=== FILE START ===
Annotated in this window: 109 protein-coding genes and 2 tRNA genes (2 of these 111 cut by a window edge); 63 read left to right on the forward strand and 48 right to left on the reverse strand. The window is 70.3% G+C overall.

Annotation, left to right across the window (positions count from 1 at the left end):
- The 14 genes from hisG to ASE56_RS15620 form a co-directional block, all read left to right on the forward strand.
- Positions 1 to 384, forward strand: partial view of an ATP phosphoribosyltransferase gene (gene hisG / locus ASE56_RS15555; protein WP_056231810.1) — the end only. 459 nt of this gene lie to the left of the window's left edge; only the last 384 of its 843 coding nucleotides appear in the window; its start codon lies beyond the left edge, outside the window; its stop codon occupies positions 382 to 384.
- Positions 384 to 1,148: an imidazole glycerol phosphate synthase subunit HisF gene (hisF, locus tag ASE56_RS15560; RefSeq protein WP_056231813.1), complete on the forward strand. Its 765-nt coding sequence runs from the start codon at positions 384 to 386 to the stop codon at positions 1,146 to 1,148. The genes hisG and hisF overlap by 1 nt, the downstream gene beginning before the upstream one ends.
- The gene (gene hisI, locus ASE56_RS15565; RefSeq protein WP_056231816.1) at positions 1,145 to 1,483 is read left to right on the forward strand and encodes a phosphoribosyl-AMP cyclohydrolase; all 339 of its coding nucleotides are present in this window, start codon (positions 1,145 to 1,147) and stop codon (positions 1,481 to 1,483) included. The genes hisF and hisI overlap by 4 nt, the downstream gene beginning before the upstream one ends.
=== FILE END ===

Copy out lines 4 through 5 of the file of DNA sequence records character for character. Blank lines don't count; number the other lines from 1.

- Positions 1 to 384, forward strand: partial view of an ATP phosphoribosyltransferase gene (gene hisG / locus ASE56_RS15555; protein WP_056231810.1) — the end only. 459 nt of this gene lie to the left of the window's left edge; only the last 384 of its 843 coding nucleotides appear in the window; its start codon lies beyond the left edge, outside the window; its stop codon occupies positions 382 to 384.
- Positions 384 to 1,148: an imidazole glycerol phosphate synthase subunit HisF gene (hisF, locus tag ASE56_RS15560; RefSeq protein WP_056231813.1), complete on the forward strand. Its 765-nt coding sequence runs from the start codon at positions 384 to 386 to the stop codon at positions 1,146 to 1,148. The genes hisG and hisF overlap by 1 nt, the downstream gene beginning before the upstream one ends.